Yet the public discussion of climate change often obliterates such subtleties. The science of global warming is not presented as a series of provisional conclusions that must be revised as new evidence arises – which would be a properly sceptical approach following the argument in Don’t Get Fooled Again – but as ‘The Science’, a catechism of received truths that brooks no opposition. Frequently, a moral and political argument about the evils of humanity and industrial society is represented as a set of incontrovertible scientific facts.
Those who seek to question any aspect of this catechism are treated in precisely the terms Wilson warns against. James Hansen, the NASA scientist who has been closely identified with promoting the need for action on climate change, suggested to a US congressional committee in June 2008 that the leaders of the oil and coal industries would be ‘guilty of crimes against humanity and nature’ if they don’t change their ways. In An Inconvenient Truth, Al Gore derided those who don’t agree with him by questioning their rationality, stating that those who believe that the Moon landings were faked or who think the Earth is flat should ‘get together with the global warming deniers on a Saturday night and party’. Indeed, the very use of the term ‘denier’ to describe a critic of climate change science or policy has very conscious and pointed parallels with Holocaust denial.
Even scientists who firmly argue that the mainstream scientific position is correct, but who have been concerned about some of the alarmist statements made in science’s name, have been criticised as weak, disloyal or ill-intentioned.
Wilson has nothing to say in his book on these things. Yet on his website, he specifically criticises spiked for taking the kind of sceptical approach to the politics of environmentalism that he encourages people to adopt in relation to various other issues (2). Wilson engages in the kind of smearing rhetoric he criticises in other situations, making the defamatory and utterly false suggestion that spiked could only say such ‘pro-corporate’ things because it is paid to do so. He only tolerates a certain kind of scepticism, it seems, the kind that doesn’t question any of the apparently inconvertible truths held by him and other eco-enlightened individuals.
Sadly, Wilson’s own definition of cynics – those who ‘assume the worst of people and things’ – seems all too apt a description of his own outlook.
Rob Lyons is deputy editor of spiked.
Don’t Get Fooled Again: A Sceptic’s Guide to Life, by Richard Wilson, is published by Icon Books. (Buy this book from Amazon(UK).)
(1) The American Cancer Society’s Tobacco Atlas suggests that adult male smoking rates in the USA fell from 51 per cent in 1960 to 44 per cent in 1970 and 38 per cent in 1979, with similar falls in the UK and Japan. These declines are also mirrored for female smokers. H&K clearly weren’t that successful.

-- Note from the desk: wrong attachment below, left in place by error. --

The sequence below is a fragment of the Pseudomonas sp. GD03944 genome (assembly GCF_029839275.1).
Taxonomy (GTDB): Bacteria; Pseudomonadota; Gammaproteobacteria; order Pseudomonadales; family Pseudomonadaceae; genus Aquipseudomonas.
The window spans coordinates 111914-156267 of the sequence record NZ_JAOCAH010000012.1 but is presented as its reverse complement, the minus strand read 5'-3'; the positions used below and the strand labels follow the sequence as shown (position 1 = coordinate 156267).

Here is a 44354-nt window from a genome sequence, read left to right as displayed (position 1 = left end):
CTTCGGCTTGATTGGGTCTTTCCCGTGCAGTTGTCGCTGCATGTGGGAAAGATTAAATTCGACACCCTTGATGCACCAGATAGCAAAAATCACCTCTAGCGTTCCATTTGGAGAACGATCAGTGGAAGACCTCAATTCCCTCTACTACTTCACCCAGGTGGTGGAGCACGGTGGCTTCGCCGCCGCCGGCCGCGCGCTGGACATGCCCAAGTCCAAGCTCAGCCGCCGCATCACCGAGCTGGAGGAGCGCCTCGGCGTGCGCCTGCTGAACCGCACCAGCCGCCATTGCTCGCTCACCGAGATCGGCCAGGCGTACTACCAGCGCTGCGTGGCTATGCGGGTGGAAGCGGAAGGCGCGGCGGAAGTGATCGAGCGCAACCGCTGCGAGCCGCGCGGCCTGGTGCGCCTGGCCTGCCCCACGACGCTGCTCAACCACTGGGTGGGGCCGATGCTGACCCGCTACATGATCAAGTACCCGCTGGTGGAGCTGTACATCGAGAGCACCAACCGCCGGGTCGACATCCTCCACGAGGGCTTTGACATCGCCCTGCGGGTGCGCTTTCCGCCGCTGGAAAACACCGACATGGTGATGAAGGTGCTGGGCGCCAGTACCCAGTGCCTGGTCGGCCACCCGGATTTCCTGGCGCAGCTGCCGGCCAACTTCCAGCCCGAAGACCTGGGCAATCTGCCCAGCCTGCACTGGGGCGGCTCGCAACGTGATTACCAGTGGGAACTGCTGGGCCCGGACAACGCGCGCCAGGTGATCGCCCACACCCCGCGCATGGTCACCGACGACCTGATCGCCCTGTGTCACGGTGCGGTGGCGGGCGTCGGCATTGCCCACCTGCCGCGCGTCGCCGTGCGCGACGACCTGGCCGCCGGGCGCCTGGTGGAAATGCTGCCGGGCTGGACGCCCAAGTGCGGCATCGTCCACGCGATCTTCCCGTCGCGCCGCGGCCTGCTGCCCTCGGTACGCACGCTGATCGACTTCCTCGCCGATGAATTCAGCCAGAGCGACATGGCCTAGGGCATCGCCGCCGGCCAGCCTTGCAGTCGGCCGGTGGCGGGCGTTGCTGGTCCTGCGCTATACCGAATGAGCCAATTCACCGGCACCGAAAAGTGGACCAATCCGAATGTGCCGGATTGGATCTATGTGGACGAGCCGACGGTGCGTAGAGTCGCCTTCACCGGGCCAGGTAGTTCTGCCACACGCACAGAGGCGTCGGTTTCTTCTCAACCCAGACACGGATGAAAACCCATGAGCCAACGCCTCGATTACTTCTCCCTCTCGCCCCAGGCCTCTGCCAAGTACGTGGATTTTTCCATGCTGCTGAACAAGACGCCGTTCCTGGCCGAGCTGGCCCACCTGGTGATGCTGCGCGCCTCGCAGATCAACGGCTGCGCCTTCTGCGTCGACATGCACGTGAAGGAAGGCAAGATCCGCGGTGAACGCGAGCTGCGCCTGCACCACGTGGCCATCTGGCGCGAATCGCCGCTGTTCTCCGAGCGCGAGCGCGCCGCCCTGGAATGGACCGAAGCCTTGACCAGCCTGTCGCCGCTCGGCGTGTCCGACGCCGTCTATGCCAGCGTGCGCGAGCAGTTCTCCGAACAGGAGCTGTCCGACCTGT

(2) Spiked Online: the rohypnol of online news and comment, Don’t Be Fooled Again blog
From Christopher Booker in the Sunday Telegraph:
I owe readers a correction of one or two points in my item last week criticising Lord Stern as one of our “scaremongers in chief” over global warming. When I claimed that Lord Stern was wrong in the figure he gave for the level of CO2 in the atmosphere, I was relying on a newspaper article… From his new book, A Blueprint for a Safer Planet, it appears that he does indeed mean “430 ppm of CO2e” but this was not apparent in either of the articles I cited…
The first step is always the hardest. All we need now is an apology and long series of corrections over Booker’s Sunday Telegraph articles on evolution, passive smoking, BSE, speed cameras and white asbestos…
African Union sends man who oversaw 300,000 deaths in South Africa to investigate reports of 300,000 deaths in Darfur – assisted by the man who oversaw 300,000 deaths in Burundi
Hot on the heels of its anguished denunciation of the international indictment of Sudanese President Omar Bashir over war crimes and crimes against humanity in Darfur, the African Union has further cemented its global credibility by appointing ex-South African President Thabo Mbeki to look into the charges.
Mbeki is certainly an interesting choice for a mission whose ostensible aim is to establish the truth about a life-or-death humanitarian issue.
As President of South Africa, Mbeki famously bought into the claims of internet conspiracy theorists who say that HIV does not cause AIDS, and that the illness is actually caused by the medications used to treat the disease. A Harvard study recently concluded that the Mbeki government’s steadfast refusal to make AIDS medicines available to those with HIV may have led to over 330,000 preventable deaths.
To add further gravitas, Mbeki will be assisted, according to Voice of America (who give a slightly different account of the purpose of the mission), by the former President of Burundi, Major General Pierre Buyoya.